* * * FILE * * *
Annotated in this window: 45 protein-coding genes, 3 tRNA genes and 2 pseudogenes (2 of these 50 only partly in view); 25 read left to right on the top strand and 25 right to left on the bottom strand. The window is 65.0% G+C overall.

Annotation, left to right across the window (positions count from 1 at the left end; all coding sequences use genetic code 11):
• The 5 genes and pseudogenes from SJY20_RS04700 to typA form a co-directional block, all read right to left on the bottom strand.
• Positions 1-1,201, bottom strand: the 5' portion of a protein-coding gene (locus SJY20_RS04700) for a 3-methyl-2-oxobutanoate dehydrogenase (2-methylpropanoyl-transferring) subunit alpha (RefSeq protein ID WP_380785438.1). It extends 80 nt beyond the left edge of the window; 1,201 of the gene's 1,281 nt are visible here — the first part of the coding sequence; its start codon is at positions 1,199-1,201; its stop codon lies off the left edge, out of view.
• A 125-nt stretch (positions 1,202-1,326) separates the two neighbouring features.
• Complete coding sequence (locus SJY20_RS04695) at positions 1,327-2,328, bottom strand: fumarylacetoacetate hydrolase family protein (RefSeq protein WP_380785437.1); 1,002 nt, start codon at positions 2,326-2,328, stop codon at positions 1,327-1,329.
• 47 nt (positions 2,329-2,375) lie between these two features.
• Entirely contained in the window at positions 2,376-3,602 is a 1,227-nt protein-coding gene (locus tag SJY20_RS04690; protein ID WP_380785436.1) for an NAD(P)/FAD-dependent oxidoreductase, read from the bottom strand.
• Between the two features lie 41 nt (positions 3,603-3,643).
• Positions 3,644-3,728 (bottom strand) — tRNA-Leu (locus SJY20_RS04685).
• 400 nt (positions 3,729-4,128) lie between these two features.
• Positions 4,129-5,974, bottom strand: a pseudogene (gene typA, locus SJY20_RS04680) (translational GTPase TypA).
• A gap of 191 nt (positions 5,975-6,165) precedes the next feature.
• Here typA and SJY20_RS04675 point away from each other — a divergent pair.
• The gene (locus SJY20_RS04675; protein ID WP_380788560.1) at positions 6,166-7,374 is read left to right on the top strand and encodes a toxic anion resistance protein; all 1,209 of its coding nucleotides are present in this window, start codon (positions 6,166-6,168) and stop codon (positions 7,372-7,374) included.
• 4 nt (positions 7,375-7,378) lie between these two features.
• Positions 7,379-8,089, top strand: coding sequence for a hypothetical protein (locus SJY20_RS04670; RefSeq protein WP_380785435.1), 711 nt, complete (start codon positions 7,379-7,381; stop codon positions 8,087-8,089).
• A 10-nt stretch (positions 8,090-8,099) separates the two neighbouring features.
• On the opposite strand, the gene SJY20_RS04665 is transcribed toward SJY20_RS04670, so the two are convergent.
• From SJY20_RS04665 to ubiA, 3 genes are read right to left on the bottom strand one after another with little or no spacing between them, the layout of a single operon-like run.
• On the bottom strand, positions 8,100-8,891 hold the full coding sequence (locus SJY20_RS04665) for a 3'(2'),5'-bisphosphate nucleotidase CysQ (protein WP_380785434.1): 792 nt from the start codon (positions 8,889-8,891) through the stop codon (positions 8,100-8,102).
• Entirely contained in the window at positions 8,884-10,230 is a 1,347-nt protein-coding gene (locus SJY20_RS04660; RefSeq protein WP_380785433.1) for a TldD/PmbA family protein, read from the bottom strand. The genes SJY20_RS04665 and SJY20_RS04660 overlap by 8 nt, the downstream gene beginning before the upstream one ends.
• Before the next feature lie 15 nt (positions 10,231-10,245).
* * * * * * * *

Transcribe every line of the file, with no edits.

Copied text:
Annotated in this window: 45 protein-coding genes, 3 tRNA genes and 2 pseudogenes (2 of these 50 only partly in view); 25 read left to right on the top strand and 25 right to left on the bottom strand. The window is 65.0% G+C overall.

Annotation, left to right across the window (positions count from 1 at the left end; all coding sequences use genetic code 11):
• The 5 genes and pseudogenes from SJY20_RS04700 to typA form a co-directional block, all read right to left on the bottom strand.
• Positions 1-1,201, bottom strand: the 5' portion of a protein-coding gene (locus SJY20_RS04700) for a 3-methyl-2-oxobutanoate dehydrogenase (2-methylpropanoyl-transferring) subunit alpha (RefSeq protein ID WP_380785438.1). It extends 80 nt beyond the left edge of the window; 1,201 of the gene's 1,281 nt are visible here — the first part of the coding sequence; its start codon is at positions 1,199-1,201; its stop codon lies off the left edge, out of view.
• A 125-nt stretch (positions 1,202-1,326) separates the two neighbouring features.
• Complete coding sequence (locus SJY20_RS04695) at positions 1,327-2,328, bottom strand: fumarylacetoacetate hydrolase family protein (RefSeq protein WP_380785437.1); 1,002 nt, start codon at positions 2,326-2,328, stop codon at positions 1,327-1,329.
• 47 nt (positions 2,329-2,375) lie between these two features.
• Entirely contained in the window at positions 2,376-3,602 is a 1,227-nt protein-coding gene (locus tag SJY20_RS04690; protein ID WP_380785436.1) for an NAD(P)/FAD-dependent oxidoreductase, read from the bottom strand.
• Between the two features lie 41 nt (positions 3,603-3,643).
• Positions 3,644-3,728 (bottom strand) — tRNA-Leu (locus SJY20_RS04685).
• 400 nt (positions 3,729-4,128) lie between these two features.
• Positions 4,129-5,974, bottom strand: a pseudogene (gene typA, locus SJY20_RS04680) (translational GTPase TypA).
• A gap of 191 nt (positions 5,975-6,165) precedes the next feature.
• Here typA and SJY20_RS04675 point away from each other — a divergent pair.
• The gene (locus SJY20_RS04675; protein ID WP_380788560.1) at positions 6,166-7,374 is read left to right on the top strand and encodes a toxic anion resistance protein; all 1,209 of its coding nucleotides are present in this window, start codon (positions 6,166-6,168) and stop codon (positions 7,372-7,374) included.
• 4 nt (positions 7,375-7,378) lie between these two features.
• Positions 7,379-8,089, top strand: coding sequence for a hypothetical protein (locus SJY20_RS04670; RefSeq protein WP_380785435.1), 711 nt, complete (start codon positions 7,379-7,381; stop codon positions 8,087-8,089).
• A 10-nt stretch (positions 8,090-8,099) separates the two neighbouring features.
• On the opposite strand, the gene SJY20_RS04665 is transcribed toward SJY20_RS04670, so the two are convergent.
• From SJY20_RS04665 to ubiA, 3 genes are read right to left on the bottom strand one after another with little or no spacing between them, the layout of a single operon-like run.
• On the bottom strand, positions 8,100-8,891 hold the full coding sequence (locus SJY20_RS04665) for a 3'(2'),5'-bisphosphate nucleotidase CysQ (protein WP_380785434.1): 792 nt from the start codon (positions 8,889-8,891) through the stop codon (positions 8,100-8,102).
• Entirely contained in the window at positions 8,884-10,230 is a 1,347-nt protein-coding gene (locus SJY20_RS04660; RefSeq protein WP_380785433.1) for a TldD/PmbA family protein, read from the bottom strand. The genes SJY20_RS04665 and SJY20_RS04660 overlap by 8 nt, the downstream gene beginning before the upstream one ends.
• Before the next feature lie 15 nt (positions 10,231-10,245).